In the recent case of International Shoe Co. v. State of Washington, 1945, 326 U.S. 310, 66 S. Ct. 154, 90 L. Ed. 95, 161 A.L.R. 1057, the Supreme Court reviewed this problem of obtaining personal jurisdiction over a foreign corporation. The Court states that if the activities of a foreign corporation without the state of its origin have not only been continuous and systematic, but also give rise to the liabilities sued on, it can be regarded as being 'present' where those activities are carried on, even though no consent to be sued or authorization to an agent to accept service of process has been given. It was pointed out further that the test in determining whether a foreign corporation is 'present' cannot be simply mechanical or quantitative. The Court, 326 U.S., at page 319, 66 S. page 160, continued:

 'Whether due process is satisfied must depend rather upon the quality and nature of the activity in relation to the fair and orderly administration of the laws * * * That clause does not contemplate that a state may make binding a judgment in personam against * * * a corporate defendant with which the state has no contacts, ties, or relations * * * .'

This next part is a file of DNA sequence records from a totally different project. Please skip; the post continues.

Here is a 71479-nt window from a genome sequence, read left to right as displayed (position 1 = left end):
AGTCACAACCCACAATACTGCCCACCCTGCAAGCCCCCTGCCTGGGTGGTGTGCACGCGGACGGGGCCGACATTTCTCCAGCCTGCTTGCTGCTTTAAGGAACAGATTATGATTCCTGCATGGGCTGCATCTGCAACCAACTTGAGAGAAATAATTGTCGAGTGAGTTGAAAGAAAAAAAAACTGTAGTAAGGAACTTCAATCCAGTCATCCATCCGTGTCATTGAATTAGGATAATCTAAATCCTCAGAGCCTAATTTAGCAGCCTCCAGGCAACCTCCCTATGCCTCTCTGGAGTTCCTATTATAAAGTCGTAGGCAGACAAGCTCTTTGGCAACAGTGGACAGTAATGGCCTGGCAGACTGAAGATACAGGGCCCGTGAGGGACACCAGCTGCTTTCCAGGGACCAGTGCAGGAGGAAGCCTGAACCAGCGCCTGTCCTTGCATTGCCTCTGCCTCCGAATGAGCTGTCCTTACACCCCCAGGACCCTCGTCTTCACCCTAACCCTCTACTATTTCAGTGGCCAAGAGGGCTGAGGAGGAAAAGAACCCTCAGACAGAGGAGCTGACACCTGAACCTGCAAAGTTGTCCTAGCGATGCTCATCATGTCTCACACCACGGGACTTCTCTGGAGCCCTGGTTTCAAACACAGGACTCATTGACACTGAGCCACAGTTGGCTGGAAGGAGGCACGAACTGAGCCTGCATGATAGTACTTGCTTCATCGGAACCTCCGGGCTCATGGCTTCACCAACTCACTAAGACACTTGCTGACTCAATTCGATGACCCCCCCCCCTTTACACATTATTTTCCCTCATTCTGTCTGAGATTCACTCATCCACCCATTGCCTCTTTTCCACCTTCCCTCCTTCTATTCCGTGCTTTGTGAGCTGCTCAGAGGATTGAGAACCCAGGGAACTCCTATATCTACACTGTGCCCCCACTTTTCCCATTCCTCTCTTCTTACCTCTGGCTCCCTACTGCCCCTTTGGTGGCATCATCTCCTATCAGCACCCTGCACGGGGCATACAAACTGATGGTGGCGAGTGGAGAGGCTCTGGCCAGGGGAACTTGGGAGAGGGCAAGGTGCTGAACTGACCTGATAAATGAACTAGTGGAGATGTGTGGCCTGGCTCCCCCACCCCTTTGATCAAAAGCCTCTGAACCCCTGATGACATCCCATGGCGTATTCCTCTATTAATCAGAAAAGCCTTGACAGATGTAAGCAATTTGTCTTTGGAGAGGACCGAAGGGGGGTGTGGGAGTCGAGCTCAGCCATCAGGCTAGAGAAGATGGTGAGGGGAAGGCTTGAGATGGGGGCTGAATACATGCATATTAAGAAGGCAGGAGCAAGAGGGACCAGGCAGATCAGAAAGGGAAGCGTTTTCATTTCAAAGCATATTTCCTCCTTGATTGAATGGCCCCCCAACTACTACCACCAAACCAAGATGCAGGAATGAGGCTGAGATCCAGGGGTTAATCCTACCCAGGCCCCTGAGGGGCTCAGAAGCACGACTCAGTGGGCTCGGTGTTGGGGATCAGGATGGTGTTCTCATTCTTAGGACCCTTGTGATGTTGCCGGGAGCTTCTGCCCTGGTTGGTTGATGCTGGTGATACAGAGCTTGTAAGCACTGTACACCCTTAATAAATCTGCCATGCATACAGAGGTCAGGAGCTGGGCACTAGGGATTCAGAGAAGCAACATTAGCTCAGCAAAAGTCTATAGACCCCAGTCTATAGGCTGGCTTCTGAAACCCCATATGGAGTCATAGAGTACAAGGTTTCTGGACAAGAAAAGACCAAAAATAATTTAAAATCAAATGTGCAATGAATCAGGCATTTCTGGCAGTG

'But to the extent that a corporation exercises the privilege of conducting activities within a state, it enjoys the benefits and protection of the laws of that state. The exercise of that privilege may give rise to obligations; and so far as those obligations arise out of or are connected with the activities within the state, a procedure which requires the corporation to respond to a suit brought to enforce them can, in most instances, hardly be said to be undue.'

 There, defendant was a Delaware corporation having its principal place of business in St. Louis, Missouri. It maintained several places of business in several states, but not in the State of Washington. It had no office in Washington and it made no contracts there for sale or purchases of merchandise. During the years in question it employed eleven to thirteen salesmen under the direct supervision and control of sales managers located in St. Louis. These salesmen resided in Washington and their principal activities were confined to that state. They were furnished with ...